Declaring bankruptcy definitely isn’t the end of the world, but it does have serious consequences that will affect your finances in the future. I’ve discovered that most of the time, focusing efforts on developing a bright future is the best way for folks to tackle their bankruptcy and consecutive recovery. To do this, however, folks need to appreciate exactly what bankruptcy entails so they can effectively budget, plan, and rebuild their wealth in the most proficient way possible.
One of the most concerning questions I get asked relates to how bankruptcy will influence child support payments. While this topic may appear to be rather straightforward, I’ve found that it leads to a lot of misunderstanding so today we’re going to take a closer look and try to resolve some of that confusion.
Does bankruptcy release child support debts?
Although bankruptcy releases you from a variety of debts, child support is not one of them. If you owe a sizable amount of money in child support when you file for bankruptcy, it will not be released in bankruptcy so it’s best to connect with the Department of Human Services (DHS) and negotiate a repayment plan. If, for whatever reason, you feel the assessment presented by the DHS is wrong, you can challenge this.
How is child support measured?
The DHS is accountable for regulating and working with separated parents on child support assessments. To establish how much child support you must pay, the DHS consider both your income and your care percentage of the children involved. By utilising your last tax return as a measure, the DHS will use these figures to calculate your anticipated income for the upcoming year. This highlights the value of keeping your tax returns up to date, and any alterations to your circumstances should be relayed to the DHS immediately.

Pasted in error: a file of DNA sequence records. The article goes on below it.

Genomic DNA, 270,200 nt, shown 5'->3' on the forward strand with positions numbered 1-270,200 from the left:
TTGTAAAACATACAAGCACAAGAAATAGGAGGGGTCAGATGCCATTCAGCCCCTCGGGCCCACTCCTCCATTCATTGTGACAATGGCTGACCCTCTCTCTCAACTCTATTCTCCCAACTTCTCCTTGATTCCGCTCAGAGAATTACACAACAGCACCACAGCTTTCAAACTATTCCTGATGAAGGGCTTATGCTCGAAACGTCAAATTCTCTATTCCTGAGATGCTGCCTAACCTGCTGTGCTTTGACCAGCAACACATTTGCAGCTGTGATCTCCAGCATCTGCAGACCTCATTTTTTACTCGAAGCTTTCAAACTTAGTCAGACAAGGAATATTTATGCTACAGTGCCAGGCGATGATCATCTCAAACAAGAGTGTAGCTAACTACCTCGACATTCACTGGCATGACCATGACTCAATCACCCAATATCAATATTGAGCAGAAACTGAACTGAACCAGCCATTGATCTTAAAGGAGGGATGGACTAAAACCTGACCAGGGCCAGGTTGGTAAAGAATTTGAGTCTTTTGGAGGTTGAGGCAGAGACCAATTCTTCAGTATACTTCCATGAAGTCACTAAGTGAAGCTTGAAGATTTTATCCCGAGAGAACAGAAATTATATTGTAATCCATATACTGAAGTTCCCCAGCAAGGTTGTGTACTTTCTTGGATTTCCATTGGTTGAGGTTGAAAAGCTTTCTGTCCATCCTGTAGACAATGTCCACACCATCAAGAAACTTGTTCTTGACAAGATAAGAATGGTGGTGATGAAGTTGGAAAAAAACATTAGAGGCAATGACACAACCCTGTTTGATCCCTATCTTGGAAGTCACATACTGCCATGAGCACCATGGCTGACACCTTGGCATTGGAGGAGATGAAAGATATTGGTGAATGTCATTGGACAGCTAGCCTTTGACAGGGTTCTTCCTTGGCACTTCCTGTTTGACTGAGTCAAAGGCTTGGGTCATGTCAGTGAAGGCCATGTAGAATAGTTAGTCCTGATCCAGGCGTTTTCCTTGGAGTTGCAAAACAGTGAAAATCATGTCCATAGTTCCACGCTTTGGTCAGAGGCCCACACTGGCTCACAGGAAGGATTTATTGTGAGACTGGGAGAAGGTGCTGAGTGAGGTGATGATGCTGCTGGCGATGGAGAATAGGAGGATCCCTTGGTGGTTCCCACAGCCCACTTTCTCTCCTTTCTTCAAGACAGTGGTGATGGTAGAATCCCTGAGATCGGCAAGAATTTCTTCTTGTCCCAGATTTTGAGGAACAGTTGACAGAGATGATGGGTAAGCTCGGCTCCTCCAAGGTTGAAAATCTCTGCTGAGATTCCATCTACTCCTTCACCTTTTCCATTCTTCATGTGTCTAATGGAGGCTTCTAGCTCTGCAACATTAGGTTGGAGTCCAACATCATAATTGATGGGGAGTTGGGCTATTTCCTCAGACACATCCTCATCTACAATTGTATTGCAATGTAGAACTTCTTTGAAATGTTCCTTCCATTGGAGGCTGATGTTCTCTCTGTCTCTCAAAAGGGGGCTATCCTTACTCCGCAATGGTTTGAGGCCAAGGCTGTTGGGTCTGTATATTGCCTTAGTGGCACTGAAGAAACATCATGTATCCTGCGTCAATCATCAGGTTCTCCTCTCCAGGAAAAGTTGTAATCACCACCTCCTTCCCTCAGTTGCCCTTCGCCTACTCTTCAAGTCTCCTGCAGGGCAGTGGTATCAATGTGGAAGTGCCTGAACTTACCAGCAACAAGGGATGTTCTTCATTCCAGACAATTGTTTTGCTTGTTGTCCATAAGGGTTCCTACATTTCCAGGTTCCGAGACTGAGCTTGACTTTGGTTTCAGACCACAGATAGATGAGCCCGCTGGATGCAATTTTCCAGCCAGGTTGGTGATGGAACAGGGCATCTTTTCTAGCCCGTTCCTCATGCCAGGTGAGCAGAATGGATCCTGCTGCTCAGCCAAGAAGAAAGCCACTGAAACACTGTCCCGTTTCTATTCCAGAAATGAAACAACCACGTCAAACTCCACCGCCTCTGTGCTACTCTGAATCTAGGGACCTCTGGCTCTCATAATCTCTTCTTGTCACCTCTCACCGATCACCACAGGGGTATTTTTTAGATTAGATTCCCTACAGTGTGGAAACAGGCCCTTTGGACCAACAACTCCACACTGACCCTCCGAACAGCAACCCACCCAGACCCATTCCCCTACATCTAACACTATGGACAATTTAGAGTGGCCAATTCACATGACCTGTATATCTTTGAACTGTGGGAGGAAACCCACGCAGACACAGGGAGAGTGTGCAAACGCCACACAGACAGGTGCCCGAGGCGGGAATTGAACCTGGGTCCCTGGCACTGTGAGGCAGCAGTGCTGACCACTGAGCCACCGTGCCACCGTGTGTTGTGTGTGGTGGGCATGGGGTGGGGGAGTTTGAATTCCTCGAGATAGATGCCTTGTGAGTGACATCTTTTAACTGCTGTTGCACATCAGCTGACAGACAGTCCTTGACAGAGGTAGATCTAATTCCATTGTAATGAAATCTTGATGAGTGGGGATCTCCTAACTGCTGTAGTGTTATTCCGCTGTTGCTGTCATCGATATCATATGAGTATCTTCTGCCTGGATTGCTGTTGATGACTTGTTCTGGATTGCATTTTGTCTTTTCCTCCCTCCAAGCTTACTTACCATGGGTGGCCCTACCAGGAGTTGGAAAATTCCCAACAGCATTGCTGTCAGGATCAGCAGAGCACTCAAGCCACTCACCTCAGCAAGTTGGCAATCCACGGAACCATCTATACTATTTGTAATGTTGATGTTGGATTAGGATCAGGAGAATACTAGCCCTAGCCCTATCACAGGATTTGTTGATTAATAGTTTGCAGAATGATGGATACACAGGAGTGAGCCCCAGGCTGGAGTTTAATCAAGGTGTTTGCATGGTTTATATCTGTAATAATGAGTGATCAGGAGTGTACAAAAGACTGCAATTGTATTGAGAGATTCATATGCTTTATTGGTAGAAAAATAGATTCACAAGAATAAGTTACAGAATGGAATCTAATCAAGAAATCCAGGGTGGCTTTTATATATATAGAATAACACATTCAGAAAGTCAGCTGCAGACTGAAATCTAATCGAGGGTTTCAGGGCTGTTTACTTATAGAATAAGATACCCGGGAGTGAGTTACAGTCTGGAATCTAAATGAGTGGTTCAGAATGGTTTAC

Income contributions to your bankrupt estate
An income threshold is used to verify if a bankrupt person can afford to contribute some of their income to settle the debts in their bankrupt estate. Despite this, factors like child support, the number of dependents, income tax, fringe benefits, and salary sacrificing will affect your income threshold. The following table reveals the specific threshold limits as of September 2017:
The DHS define a dependent as someone who lives with you most of the time and earns no more than $3,539 yearly.
Assuming you earn over the income threshold, your trustee would figure out your income contributions to your bankruptcy estate with the following formula:.
(assessable income – income threshold amount) ÷ 2
As a result, every 50 cents you earn over your income threshold will be used to settle the debts in your bankrupt estate.
For instance, if you earn $110,000 yearly before tax, you’ll likely be paying close to $30,500 every year in tax. Your assessable income would therefore be around $79,500. Assuming you have no other income and no dependents live with you at home, your trustee would calculate your bankruptcy payments as follows:.
($79,500 – $55,837.60) ÷ 2 = $11,831.20 (or around $986 monthly).
Child support contributions.
Your child support contributions are subtracted from your taxable income so the more child support you pay, the less money gets contributed to your bankruptcy estate. Using the above example, if you are required to pay $15,000 in child support payments annually, your assessable income would be reduced from $79,500 (income after tax) to $64,500.
After providing your trustee with a copy of your child support assessment from the DHS, your trustee would determine your bankruptcy payments as follows:.
($64,500 – $55,837.60) ÷ 2 = $4,331.20 (or about $361 per month).
Although blending family law and bankruptcy can be slightly complex, there’s always someone to help you at Bankruptcy Experts Northern Rivers. If you have any more concerns relating to bankruptcy and child support payments, or you just need some friendly advice, reach out to our team on 1300 795 575, or alternatively visit our website for additional information: www.bankruptcyexpertsnorthernrivers.com.au